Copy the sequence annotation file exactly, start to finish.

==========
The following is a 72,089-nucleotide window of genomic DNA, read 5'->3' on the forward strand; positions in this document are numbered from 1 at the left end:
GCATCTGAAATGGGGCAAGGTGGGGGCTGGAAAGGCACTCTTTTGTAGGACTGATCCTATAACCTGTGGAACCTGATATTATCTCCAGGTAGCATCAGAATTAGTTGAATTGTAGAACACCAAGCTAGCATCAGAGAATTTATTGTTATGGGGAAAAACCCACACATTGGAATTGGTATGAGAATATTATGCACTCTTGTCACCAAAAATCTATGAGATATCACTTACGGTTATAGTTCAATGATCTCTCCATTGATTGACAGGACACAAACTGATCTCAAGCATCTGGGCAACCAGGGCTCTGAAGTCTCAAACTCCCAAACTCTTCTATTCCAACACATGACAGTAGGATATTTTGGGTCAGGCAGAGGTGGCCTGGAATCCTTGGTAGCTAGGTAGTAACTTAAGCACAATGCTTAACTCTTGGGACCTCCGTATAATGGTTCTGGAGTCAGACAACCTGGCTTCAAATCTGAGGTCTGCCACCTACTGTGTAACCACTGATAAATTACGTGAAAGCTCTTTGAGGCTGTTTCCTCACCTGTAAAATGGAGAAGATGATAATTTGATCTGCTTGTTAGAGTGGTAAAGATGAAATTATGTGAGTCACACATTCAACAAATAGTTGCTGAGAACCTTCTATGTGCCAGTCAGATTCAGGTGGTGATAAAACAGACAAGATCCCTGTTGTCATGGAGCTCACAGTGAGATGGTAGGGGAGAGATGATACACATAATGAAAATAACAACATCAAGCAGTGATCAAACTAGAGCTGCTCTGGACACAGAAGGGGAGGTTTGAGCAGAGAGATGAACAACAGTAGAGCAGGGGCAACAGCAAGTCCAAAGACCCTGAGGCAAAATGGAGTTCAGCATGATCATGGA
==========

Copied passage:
The following is a 72,089-nucleotide window of genomic DNA, read 5'->3' on the forward strand; positions in this document are numbered from 1 at the left end:
GCATCTGAAATGGGGCAAGGTGGGGGCTGGAAAGGCACTCTTTTGTAGGACTGATCCTATAACCTGTGGAACCTGATATTATCTCCAGGTAGCATCAGAATTAGTTGAATTGTAGAACACCAAGCTAGCATCAGAGAATTTATTGTTATGGGGAAAAACCCACACATTGGAATTGGTATGAGAATATTATGCACTCTTGTCACCAAAAATCTATGAGATATCACTTACGGTTATAGTTCAATGATCTCTCCATTGATTGACAGGACACAAACTGATCTCAAGCATCTGGGCAACCAGGGCTCTGAAGTCTCAAACTCCCAAACTCTTCTATTCCAACACATGACAGTAGGATATTTTGGGTCAGGCAGAGGTGGCCTGGAATCCTTGGTAGCTAGGTAGTAACTTAAGCACAATGCTTAACTCTTGGGACCTCCGTATAATGGTTCTGGAGTCAGACAACCTGGCTTCAAATCTGAGGTCTGCCACCTACTGTGTAACCACTGATAAATTACGTGAAAGCTCTTTGAGGCTGTTTCCTCACCTGTAAAATGGAGAAGATGATAATTTGATCTGCTTGTTAGAGTGGTAAAGATGAAATTATGTGAGTCACACATTCAACAAATAGTTGCTGAGAACCTTCTATGTGCCAGTCAGATTCAGGTGGTGATAAAACAGACAAGATCCCTGTTGTCATGGAGCTCACAGTGAGATGGTAGGGGAGAGATGATACACATAATGAAAATAACAACATCAAGCAGTGATCAAACTAGAGCTGCTCTGGACACAGAAGGGGAGGTTTGAGCAGAGAGATGAACAACAGTAGAGCAGGGGCAACAGCAAGTCCAAAGACCCTGAGGCAAAATGGAGTTCAGCATGATCATGGA